The level of PRLR in different GT1-7 cell groups were detected by western blot assay. As shown in Figure 3, compared with the Control group, the cytomembrane PRLR level in the HPRL group was significantly inhibited, but the total protein level of PRLR remained stable. Compared with the HPRL group, the protein level of PRLR in the HPRL (BSZY-D/CSF) group was significantly upregulated, which suggested that BSZY-D reversed the downregulation of PRLR protein level via HPRL (P < 0.05). Besides, we found that the PRLR ubiquitination level was increased in the HPRL group, however, there was deubiquitination of PRLR in the HPRL (BSZY-D/CSF) group (P < 0.05). It was indicated that HPRL caused the PRLR ubiquitination, but BSZY-D induced the deubiquitination of PRLR (Supplementary Figure 5).

The level of PRLR in GT1-7 from different groups was detected by western blot assay, and representative bands were shown in (A). The levels of PRLR (B, C) were normalized to control. The results were presented as mean ± SD (n = 3). **p

Figure 3. The level of PRLR in GT1-7 from different groups was detected by western blot assay, and representative bands were shown in (A). The levels of PRLR (B, C) were normalized to control. The results were presented as mean ± SD (n = 3). **p < 0.01 vs. Control group, #p < 0.05, ##p < 0.01 vs. HPRL group.

Compared with the Control group, the PRLR protein level was downregulated in the HPRL group, but there was no difference in total protein level. Moreover, compared with the HPRL group, the PRLR protein level was augmented in the HPRL (BSZY-D/CSF) group, suggesting that CSF reversed the downregulation of PRLR protein level through HPRL (P < 0.05) (Figure 4).

The immunofluorescence staining of PRLR in GT1-7.

Figure 4. The immunofluorescence staining of PRLR in GT1-7.

The PRLR protein level of GT1-7 cells at different time points were detected using western blot. Compared with the Control + CHX group, the PRLR protein level was decreased significantly in the HPRL group. Compared with the HPRL + CHX group, the PRLR level in the HPRL (BSZY-D/CSF) + CHX group was significantly upregulated (P < 0.05). The results demonstrated that the PRLR degradation would be accelerated under the high PRL condition, and this degradation was inhibited after the addition of BSZY-D (Figure 5).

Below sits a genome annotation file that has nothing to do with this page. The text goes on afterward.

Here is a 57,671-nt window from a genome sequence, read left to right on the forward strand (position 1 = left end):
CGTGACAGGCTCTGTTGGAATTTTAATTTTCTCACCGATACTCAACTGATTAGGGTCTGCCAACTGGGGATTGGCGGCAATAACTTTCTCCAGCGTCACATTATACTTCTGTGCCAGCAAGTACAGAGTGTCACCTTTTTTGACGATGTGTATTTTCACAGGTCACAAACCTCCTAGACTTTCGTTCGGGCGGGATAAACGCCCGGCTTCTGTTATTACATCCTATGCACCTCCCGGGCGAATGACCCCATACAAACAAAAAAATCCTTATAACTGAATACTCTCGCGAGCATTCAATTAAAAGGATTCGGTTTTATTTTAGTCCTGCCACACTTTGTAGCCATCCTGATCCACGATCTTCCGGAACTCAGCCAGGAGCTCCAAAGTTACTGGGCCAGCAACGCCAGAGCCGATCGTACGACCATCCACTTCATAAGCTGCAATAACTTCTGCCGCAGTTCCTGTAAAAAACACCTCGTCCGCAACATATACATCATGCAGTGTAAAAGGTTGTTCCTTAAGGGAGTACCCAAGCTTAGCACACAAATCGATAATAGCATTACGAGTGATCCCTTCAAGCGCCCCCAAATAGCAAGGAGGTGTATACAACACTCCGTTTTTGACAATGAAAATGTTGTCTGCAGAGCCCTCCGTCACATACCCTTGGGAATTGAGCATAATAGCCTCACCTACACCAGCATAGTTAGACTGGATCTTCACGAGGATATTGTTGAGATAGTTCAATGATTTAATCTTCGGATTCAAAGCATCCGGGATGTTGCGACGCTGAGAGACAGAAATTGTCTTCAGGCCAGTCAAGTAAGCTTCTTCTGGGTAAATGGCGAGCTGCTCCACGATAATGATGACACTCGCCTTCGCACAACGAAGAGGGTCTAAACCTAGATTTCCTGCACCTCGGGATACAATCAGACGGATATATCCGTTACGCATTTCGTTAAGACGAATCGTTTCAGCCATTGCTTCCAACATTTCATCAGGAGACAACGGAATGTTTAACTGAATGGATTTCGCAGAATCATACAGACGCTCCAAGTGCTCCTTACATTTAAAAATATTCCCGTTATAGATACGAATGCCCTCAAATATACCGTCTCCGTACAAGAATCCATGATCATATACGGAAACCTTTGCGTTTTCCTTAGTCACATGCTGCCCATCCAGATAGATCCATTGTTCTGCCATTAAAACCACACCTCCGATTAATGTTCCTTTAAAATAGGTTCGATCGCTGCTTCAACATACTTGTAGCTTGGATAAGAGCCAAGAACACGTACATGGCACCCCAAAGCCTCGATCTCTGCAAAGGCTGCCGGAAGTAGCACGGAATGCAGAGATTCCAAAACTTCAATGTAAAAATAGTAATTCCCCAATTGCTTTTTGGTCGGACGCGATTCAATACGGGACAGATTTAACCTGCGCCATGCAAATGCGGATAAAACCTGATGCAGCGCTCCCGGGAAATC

The level of PRLR in GT1-7 at different times was detected by western blot assay. The levels of PRLR were normalized to control. (A) Representative blot of PRLR level. (B) Quantitative relative gray values of PRLR protein level. The results were presented as mean ± SD (n = 3). **p

Figure 5. The level of PRLR in GT1-7 at different times was detected by western blot assay. The levels of PRLR were normalized to control. (A) Representative blot of PRLR level. (B) Quantitative relative gray values of PRLR protein level. The results were presented as mean ± SD (n = 3). **p < 0.01 vs. Control group, ##p < 0.01 vs. HPRL group.

The changes of CSN5 expression in GT1-7 cells treated with different reagents

Co-IP was applied to test the expressions of β-Trcp, PRLR and CSN5 (Supplementary Figure 6). Compared with the Control group, the binding of PRLR and β-Trcp was significantly increased in the HPRL group, and the binding of PRLR and CSN5 was decreased; compared with the HPRL group, the binding of PRLR and CSN5 in the HPRL (BSZY-D/CSF) group was increased (P < 0.05). It was suggested that BSZY-D played a role by promoting the binding of PRLR and CSN5.

The levels of CSN5 and GATA1 in GT1-7 were detected by western blot (Figure 6). Our results represented that the CSN5 and GATA1 protein levels were significantly decreased in the HPRL group compared with the Control group. Compared with the HPRL group, the levels of CSN5 and GATA1 in the HPRL (BSZY-D/CSF) group were significantly elevated (P<0.05). In line with the results of western blot, the RT-PCR data showed that the CSN5 mRNA expression was significantly suppressed in the HPRL group compared with the Control group, and the GATA1 mRNA expression did not change significantly. Besides, compared with the HPRL group, the CSN5 mRNA expression was significantly increased in the HPRL (BSZY-D/CSF) group (P<0.05) (Supplementary Figure 7). It was indicated that BSZY-D reversed the downregulation effect of HPRL on CSN5.

The levels of CSN5 and GATA1 in GT1-7 were detected by western blot assay, and representative bands were shown in (A). The levels of CSN5 (B) and GATA1 (C) were normalized to control. The results were presented as mean ± SD (n = 3).**p

Figure 6. The levels of CSN5 and GATA1 in GT1-7 were detected by western blot assay, and representative bands were shown in (A). The levels of CSN5 (B) and GATA1 (C) were normalized to control. The results were presented as mean ± SD (n = 3).**p < 0.01 vs. Control group, #p < 0.05, ##p < 0.01 vs. HPRL group.

Effect of lentivirus plasmids shRNA-CSN5 on PRLR/JAK/STAT5 pathway in GT1-7

Luciferase activity was detected by measuring the renilla luciferase activity of GT1-7 cells transiently transfected with the CSN5 luciferase promoter (Figure 7). Compared with the Control group, the CSN5 promoter activity in the HPRL group was significantly decreased; in turn, compared with the HPRL group, the CSN5 promoter activity in the HPRL (BSZY-D/CSF) group was significantly upregulated. Correspondingly, the binding of GATA1 and CSN5 promoter in the HPRL group was significantly decreased, but the binding of GATA1 and CSN5 promoter in the HPRL (BSZY-D/CSF) group was significantly elevated (P < 0.05) (Supplementary Figure 8). After the transfection of lentivirus plasmids, the CSN5 protein level was significantly inhibited in the shRNA-CSN5 group, suggesting that the shRNA-CSN5 plasmid reduced the expression of CSN5 in GT1-7 cells (P < 0.05) (Supplementary Figure 9).